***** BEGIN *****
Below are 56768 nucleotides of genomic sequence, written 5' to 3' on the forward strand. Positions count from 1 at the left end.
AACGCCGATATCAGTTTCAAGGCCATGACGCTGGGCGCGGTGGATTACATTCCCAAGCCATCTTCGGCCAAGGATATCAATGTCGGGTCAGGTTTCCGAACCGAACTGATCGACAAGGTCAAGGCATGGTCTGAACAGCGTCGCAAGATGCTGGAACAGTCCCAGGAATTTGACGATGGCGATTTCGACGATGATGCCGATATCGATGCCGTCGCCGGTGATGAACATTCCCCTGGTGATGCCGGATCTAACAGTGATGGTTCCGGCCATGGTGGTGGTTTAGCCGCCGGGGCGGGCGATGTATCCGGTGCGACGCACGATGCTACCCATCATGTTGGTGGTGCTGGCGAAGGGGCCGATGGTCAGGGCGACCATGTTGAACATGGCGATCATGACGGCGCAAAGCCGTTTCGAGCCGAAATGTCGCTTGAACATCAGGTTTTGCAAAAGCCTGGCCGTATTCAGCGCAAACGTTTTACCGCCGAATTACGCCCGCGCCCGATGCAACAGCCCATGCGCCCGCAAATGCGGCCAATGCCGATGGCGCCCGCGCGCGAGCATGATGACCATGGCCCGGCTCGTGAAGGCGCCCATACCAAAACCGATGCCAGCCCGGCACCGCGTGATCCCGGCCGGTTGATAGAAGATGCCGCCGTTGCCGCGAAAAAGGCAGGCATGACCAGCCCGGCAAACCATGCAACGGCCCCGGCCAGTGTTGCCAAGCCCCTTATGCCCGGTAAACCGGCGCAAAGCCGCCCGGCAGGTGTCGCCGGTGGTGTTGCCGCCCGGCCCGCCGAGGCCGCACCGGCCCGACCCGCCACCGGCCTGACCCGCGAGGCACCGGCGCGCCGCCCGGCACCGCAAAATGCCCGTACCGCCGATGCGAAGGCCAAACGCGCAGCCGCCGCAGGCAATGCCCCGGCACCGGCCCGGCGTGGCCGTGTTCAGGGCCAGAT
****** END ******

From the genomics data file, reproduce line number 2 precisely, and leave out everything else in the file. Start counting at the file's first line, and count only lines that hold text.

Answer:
AACGCCGATATCAGTTTCAAGGCCATGACGCTGGGCGCGGTGGATTACATTCCCAAGCCATCTTCGGCCAAGGATATCAATGTCGGGTCAGGTTTCCGAACCGAACTGATCGACAAGGTCAAGGCATGGTCTGAACAGCGTCGCAAGATGCTGGAACAGTCCCAGGAATTTGACGATGGCGATTTCGACGATGATGCCGATATCGATGCCGTCGCCGGTGATGAACATTCCCCTGGTGATGCCGGATCTAACAGTGATGGTTCCGGCCATGGTGGTGGTTTAGCCGCCGGGGCGGGCGATGTATCCGGTGCGACGCACGATGCTACCCATCATGTTGGTGGTGCTGGCGAAGGGGCCGATGGTCAGGGCGACCATGTTGAACATGGCGATCATGACGGCGCAAAGCCGTTTCGAGCCGAAATGTCGCTTGAACATCAGGTTTTGCAAAAGCCTGGCCGTATTCAGCGCAAACGTTTTACCGCCGAATTACGCCCGCGCCCGATGCAACAGCCCATGCGCCCGCAAATGCGGCCAATGCCGATGGCGCCCGCGCGCGAGCATGATGACCATGGCCCGGCTCGTGAAGGCGCCCATACCAAAACCGATGCCAGCCCGGCACCGCGTGATCCCGGCCGGTTGATAGAAGATGCCGCCGTTGCCGCGAAAAAGGCAGGCATGACCAGCCCGGCAAACCATGCAACGGCCCCGGCCAGTGTTGCCAAGCCCCTTATGCCCGGTAAACCGGCGCAAAGCCGCCCGGCAGGTGTCGCCGGTGGTGTTGCCGCCCGGCCCGCCGAGGCCGCACCGGCCCGACCCGCCACCGGCCTGACCCGCGAGGCACCGGCGCGCCGCCCGGCACCGCAAAATGCCCGTACCGCCGATGCGAAGGCCAAACGCGCAGCCGCCGCAGGCAATGCCCCGGCACCGGCCCGGCGTGGCCGTGTTCAGGGCCAGAT